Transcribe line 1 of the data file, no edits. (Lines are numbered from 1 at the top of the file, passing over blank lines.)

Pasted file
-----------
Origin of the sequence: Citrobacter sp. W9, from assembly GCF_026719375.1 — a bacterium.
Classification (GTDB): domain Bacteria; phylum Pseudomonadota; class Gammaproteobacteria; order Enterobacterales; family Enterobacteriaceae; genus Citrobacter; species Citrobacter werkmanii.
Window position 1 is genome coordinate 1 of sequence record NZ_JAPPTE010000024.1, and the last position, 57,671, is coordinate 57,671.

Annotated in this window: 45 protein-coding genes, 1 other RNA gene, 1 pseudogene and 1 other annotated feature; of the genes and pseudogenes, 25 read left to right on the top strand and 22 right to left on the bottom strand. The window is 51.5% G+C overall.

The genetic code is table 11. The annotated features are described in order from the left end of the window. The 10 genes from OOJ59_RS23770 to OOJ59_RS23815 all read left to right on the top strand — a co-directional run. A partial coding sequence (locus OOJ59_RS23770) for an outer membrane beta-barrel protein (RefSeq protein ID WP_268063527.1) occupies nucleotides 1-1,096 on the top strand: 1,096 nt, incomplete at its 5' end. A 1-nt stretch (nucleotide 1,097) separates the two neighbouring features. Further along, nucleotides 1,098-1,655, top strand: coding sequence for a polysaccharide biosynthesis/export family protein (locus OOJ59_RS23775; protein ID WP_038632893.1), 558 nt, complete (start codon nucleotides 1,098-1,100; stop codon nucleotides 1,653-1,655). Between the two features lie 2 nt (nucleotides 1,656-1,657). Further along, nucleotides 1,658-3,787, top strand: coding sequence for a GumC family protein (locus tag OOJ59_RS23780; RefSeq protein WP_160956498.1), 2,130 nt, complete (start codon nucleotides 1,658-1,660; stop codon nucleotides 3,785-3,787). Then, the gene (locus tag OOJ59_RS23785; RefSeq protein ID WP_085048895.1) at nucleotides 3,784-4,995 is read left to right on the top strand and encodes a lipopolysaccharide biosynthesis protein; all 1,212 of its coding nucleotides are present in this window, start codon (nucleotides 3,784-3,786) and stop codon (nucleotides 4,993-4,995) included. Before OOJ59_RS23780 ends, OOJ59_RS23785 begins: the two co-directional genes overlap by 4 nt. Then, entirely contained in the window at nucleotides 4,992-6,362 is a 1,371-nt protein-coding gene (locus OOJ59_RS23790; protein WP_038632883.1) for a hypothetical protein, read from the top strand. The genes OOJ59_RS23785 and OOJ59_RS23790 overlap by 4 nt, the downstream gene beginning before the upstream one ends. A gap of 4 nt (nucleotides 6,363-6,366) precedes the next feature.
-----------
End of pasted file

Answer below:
Origin of the sequence: Citrobacter sp. W9, from assembly GCF_026719375.1 — a bacterium.